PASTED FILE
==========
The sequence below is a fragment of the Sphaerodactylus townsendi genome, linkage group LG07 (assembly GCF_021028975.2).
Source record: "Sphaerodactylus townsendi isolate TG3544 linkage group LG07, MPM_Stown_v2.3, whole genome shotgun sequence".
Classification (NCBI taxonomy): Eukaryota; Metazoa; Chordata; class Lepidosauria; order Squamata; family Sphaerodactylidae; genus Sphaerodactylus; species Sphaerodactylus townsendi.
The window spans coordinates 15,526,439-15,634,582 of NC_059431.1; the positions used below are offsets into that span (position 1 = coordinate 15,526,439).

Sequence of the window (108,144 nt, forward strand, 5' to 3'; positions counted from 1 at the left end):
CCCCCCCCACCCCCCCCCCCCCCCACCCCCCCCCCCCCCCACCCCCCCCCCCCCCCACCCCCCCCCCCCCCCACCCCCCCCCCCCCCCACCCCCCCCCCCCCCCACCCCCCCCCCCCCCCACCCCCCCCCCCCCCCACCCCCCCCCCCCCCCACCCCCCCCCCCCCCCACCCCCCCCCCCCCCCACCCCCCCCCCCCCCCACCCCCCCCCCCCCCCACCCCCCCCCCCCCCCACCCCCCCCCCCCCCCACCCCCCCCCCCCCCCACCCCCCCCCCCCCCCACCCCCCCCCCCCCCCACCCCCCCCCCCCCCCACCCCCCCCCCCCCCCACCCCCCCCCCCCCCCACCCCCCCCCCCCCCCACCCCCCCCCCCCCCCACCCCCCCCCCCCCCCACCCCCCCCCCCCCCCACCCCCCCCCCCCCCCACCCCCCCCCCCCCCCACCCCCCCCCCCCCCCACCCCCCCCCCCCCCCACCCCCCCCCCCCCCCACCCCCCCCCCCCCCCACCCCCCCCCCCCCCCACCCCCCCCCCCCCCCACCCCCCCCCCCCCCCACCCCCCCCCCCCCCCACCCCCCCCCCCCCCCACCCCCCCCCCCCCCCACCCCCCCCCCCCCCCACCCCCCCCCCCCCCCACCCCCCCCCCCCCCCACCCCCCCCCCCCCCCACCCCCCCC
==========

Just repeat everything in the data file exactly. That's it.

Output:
The sequence below is a fragment of the Sphaerodactylus townsendi genome, linkage group LG07 (assembly GCF_021028975.2).
Source record: "Sphaerodactylus townsendi isolate TG3544 linkage group LG07, MPM_Stown_v2.3, whole genome shotgun sequence".
Classification (NCBI taxonomy): Eukaryota; Metazoa; Chordata; class Lepidosauria; order Squamata; family Sphaerodactylidae; genus Sphaerodactylus; species Sphaerodactylus townsendi.
The window spans coordinates 15,526,439-15,634,582 of NC_059431.1; the positions used below are offsets into that span (position 1 = coordinate 15,526,439).

Sequence of the window (108,144 nt, forward strand, 5' to 3'; positions counted from 1 at the left end):
CCCCCCCCACCCCCCCCCCCCCCCACCCCCCCCCCCCCCCACCCCCCCCCCCCCCCACCCCCCCCCCCCCCCACCCCCCCCCCCCCCCACCCCCCCCCCCCCCCACCCCCCCCCCCCCCCACCCCCCCCCCCCCCCACCCCCCCCCCCCCCCACCCCCCCCCCCCCCCACCCCCCCCCCCCCCCACCCCCCCCCCCCCCCACCCCCCCCCCCCCCCACCCCCCCCCCCCCCCACCCCCCCCCCCCCCCACCCCCCCCCCCCCCCACCCCCCCCCCCCCCCACCCCCCCCCCCCCCCACCCCCCCCCCCCCCCACCCCCCCCCCCCCCCACCCCCCCCCCCCCCCACCCCCCCCCCCCCCCACCCCCCCCCCCCCCCACCCCCCCCCCCCCCCACCCCCCCCCCCCCCCACCCCCCCCCCCCCCCACCCCCCCCCCCCCCCACCCCCCCCCCCCCCCACCCCCCCCCCCCCCCACCCCCCCCCCCCCCCACCCCCCCCCCCCCCCACCCCCCCCCCCCCCCACCCCCCCCCCCCCCCACCCCCCCCCCCCCCCACCCCCCCCCCCCCCCACCCCCCCCCCCCCCCACCCCCCCCCCCCCCCACCCCCCCCCCCCCCCACCCCCCCCCCCCCCCACCCCCCCCCCCCCCCACCCCCCCCCCCCCCCACCCCCCCC